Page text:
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Staying in control of PCI DSS - why it doesn’t have to be a battle to stay compliant - Part 2

In my last article I highlighted the importance for any business handling payment security data to keep it adequately protected by adhering to PCI DSS standards. The consequences for those that do not comply with the regulations could be dire; including loss of consumer and supplier trust, but also a fine from regulators if a data breach occurs. Of course, given there are 12 requirements to keep on-top of, it might seem like a mammoth task to stay complaint. Thankfully it doesn’t have to be that complex.

Here are nine key factors of control which can help guide any business in maintaining compliance via the 12 key requirements of the PCI DSS standard, as well as communicate compliance progress to the board. These are as follows:

  • Factor 1: Control Environment: The sustainability and effectiveness of the 12 Key Requirements depends on a healthy Control Environment.
  • Factor 2: Control Design: Proper control operation to meet DSS security control objectives depends on sound Control Design.
  • Factor 3: Control Risk: Without ongoing maintenance (security testing, risk management, etc.), controls can degrade over time and eventually break down. Mitigation of control failures requires integrated management of Control Risk.
  • Factor 4: Control Robustness: Controls operate in dynamic business and ever-changing threat environments. They must be robust to resist unwanted change to remain functional and perform to specifications (configure standards, access control, system hardening, etc.).
  • Factor 5: Control Resilience: Security controls can potentially still fail, despite adding layers of control for increased robustness, therefore control resilience with proactive discovery and quick recovery from failure is essential for effectiveness and sustainability.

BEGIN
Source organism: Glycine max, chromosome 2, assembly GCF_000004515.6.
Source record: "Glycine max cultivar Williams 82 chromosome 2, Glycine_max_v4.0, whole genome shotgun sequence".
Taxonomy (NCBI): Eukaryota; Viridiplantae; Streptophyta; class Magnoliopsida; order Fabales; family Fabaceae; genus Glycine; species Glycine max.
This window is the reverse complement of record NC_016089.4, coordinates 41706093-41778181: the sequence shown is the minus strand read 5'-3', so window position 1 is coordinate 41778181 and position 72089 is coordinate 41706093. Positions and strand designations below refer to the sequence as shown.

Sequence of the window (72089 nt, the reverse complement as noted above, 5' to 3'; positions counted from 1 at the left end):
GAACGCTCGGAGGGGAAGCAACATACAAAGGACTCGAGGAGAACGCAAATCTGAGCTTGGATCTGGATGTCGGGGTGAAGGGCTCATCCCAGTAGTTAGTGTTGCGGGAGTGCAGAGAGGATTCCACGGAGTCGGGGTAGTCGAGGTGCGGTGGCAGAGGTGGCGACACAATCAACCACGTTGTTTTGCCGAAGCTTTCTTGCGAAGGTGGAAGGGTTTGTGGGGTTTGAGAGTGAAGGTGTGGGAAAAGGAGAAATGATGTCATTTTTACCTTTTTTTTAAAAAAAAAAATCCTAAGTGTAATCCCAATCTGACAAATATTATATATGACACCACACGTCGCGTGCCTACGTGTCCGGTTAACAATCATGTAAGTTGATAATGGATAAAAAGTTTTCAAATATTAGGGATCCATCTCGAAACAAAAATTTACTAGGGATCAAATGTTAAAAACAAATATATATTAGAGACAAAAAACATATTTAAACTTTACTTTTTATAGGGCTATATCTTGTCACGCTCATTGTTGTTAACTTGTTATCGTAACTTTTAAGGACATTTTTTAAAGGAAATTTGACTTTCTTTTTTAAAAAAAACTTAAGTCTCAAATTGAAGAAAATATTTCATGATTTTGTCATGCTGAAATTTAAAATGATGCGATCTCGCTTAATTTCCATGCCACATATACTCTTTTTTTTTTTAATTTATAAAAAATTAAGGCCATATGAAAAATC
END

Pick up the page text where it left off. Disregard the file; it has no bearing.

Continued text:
• Factor 6: Control Lifecycle Management: To achieve all of the above it is necessary to monitor and actively manage security controls throughout each stage of their lifecycle from inception to retirement. 
  • Factor 7: Performance Management: Establishing and communicating performance standards to measure the actual performance of the control environment improves control effectiveness, and promotes predictable outcomes of your data protection and compliance activities, allowing for early identification and correction of performance deviations.
  • Factor 8: Maturity Measurement: A control environment should never be stagnant – it must improve continuously. To do so, businesses need a roadmap, a target level of process and capability maturity to track the degree of formality and optimization of processes as indication of how close developing processes are to being complete and capable of continual improvement.
  • Factor 9: Self-Assessment: Achieving all of the above requires in-house proficiency – resource capacity (people, processes and technology), capability (supporting processes), competency (skills, knowledge and experience) and commitment (the will to consistently adhere to compliance requirements) – in short: self-assessment proficiency.

Businesses should also remember that passing PCI compliance validation doesn’t mean that systems are ‘secure’, just that there was no evidence of non-compliance during the assessment   period, which is typically just a week or two. On the flip side, security systems are often tested every day. Sustaining compliance with the PCI DSS Standard is not a project, a one-off activity, but an ongoing programme. A programme that needs to adapt to the changing needs of business and new technologies that may be introduced into the business environment.

The key to a compliance processes being effective is the need to be driven from the top. Often this is hindered by the simple fact that general progress or challenges are not clearly communicated or understood by executives. By structuring the compliance process and conversations on our nine factors of control effectiveness and sustainability, executives can obtain a clearer understanding of the process involved and a clearer dialogue can be opened up to avoid unnecessary obstacles.


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This post is from a series of posts in the group:

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